Contributed by Hannah Hickey
In the past, hydropower developers scouting out the perfect location for power-producing devices relied on a combination of maps and stream gauges - and a lot of legwork. Even seasoned professionals describe knocking on the doors of strangers living near promising creeks. But a new tool allows people to find a promising site for hydropower development from the vantage point of their office chairs. The Virtual Hydropower Prospector, launched in July, displays the power potential of every stream in the country, and shows prime locations for development.
"This is an information tool that will assist people to develop the next generation of hydropower in the United States," says project manager Douglas Hall, an engineer at the U.S. Department of Energy's Idaho National Laboratory, in Idaho Falls.
The INL hydropower group evaluates the tool with team leader Doug Hall (left).
Funded by DOE's Wind and Hydropower Technologies Program, VHP is a free, Web-based geographic information system (GIS) application that can be used to locate and evaluate potential hydropower projects. No special software or license is required to use the application. Hall anticipates that users may include homeowners who want to generate electricity from a nearby stream; municipalities or Indian tribes that want to produce some of their own power; hydropower-development companies looking for new project sites; and utility companies seeking to expand their renewable-energy portfolios.
The application brings together topographic, hydrologic, demographic, infrastructure, land-use and water-energy resource information never before gathered in one place. INL collaborated with scientists at the United States Geological Survey, who used elevation maps and precipitation data to estimate the power potential of every stream. While many companies use computerized maps, Hall says, it would be difficult for a single private company to develop such a comprehensive tool.
Some members of the hydropower community are already prospecting using VHP. Wayne Krouse, president of Hydro Green Energy in Houston, says his company is happy with the new tool. "We're a start-up company and we don't have a lot of resources," Krouse says. "This application allows us to immediately identify a potential hydropower resource that's within a mile or two of a substation. It allows us to identify where the resource potential is greatest, and where it's most cost effective."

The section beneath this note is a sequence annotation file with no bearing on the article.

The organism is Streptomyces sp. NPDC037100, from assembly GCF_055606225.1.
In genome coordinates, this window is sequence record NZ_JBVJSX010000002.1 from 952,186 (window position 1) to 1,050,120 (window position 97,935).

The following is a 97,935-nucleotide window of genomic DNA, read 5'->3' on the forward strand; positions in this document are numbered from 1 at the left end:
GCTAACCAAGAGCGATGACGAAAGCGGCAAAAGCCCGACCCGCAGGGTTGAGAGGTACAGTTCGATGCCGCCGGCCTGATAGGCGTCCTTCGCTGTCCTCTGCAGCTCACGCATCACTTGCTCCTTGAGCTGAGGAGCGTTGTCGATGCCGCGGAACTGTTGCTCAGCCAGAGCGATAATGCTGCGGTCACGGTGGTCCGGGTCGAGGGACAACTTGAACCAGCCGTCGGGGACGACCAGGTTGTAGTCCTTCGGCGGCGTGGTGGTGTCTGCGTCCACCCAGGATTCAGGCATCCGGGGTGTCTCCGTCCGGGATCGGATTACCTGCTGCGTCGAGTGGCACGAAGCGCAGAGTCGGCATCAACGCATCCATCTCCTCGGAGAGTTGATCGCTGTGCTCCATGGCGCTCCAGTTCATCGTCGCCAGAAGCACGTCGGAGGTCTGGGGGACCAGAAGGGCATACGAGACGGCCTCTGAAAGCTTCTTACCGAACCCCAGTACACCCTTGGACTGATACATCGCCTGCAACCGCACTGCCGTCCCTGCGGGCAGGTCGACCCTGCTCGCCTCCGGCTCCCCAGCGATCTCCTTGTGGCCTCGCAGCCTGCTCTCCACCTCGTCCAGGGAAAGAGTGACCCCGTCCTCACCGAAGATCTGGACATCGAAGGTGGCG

On the computer screen, VHP looks like a SimCity computer game for hydropower enthusiasts. The user can choose from sites that could be developed using conventional high-power technologies or a range of low-power technologies: conventional turbines, unconventional systems and microhydro, small-scale technologies that can power up to a few dozen homes. A map then shows every location in the country that would support that type of development.
The Web-based Prospector zooms to the scale of an individual stream, highlighting prospective locations for hydropower development.
Clicking on a potential site brings up the length of the stream, its gross power potential, flow rate and hydraulic head. If a stream section is a feasible project site, the application provides additional development information. A table at the bottom of the screen displays distances to the nearest road, population center, power line and substation. It also shows whether the stream is located in an area where development would be unlikely, such as a national park, components of the National Wild and Scenic River System or environmentally sensitive area.
Hydropower developers used to drive around remote areas looking for sites, says Trey Taylor, president of Verdant Power in Arlington, Va. Taylor recalls consulting kayakers and fishermen to find the best spots for the company's underwater turbines.
"VHP helps us identify where there are load pockets, it helps us locate where there are transmission lines, and thirdly, in the absence of velocity measurements, it gives some idea of where there are big flows," Taylor says. "The beauty of what they've done is this allows those of us in hydropower development to begin seeing where there could be opportunities for more development."
All of VHP's feasible sites fall under a broad category called "small hydropower" - plants that generate less than 30 megawatts, or enough to power about 25,000 homes. These systems generally do not dam the river or stream. They may include a high-tech version of a waterwheel, a propeller-like turbine or a submerged windmill. One type of technology even looks like a wing flapping in the current. Small hydropower systems have fewer environmental impacts than dams, Hall says. In addition, he believes they can provide greater reliability to local utility customers, because they usually generate electricity close to where it's being used.
VHP caps investigations led by INL on the potential for expanding hydropower in the United States. A recent study by Hall and his colleagues found the United States could roughly double hydropower output by building small hydroelectric plants. The study identified 130,000 project sites, using a set of feasibility criteria. Together, these sites could generate 30,000 megawatts of electricity. Currently, some 2,500 hydroelectric plants nationwide (including those with large dams) generate between 25,000 and 35,000 megawatts of electricity.
With the VHP, Hall hopes not only to show people what is out there, but to provide the tools to take action. "We wanted to go beyond just providing a wall chart map," Hall says. "VHP provides maps of where the sites are, but it also adds another dimension: attribute information you can't show on a map. This way, people can do their own assessments about the feasibility of developing a site."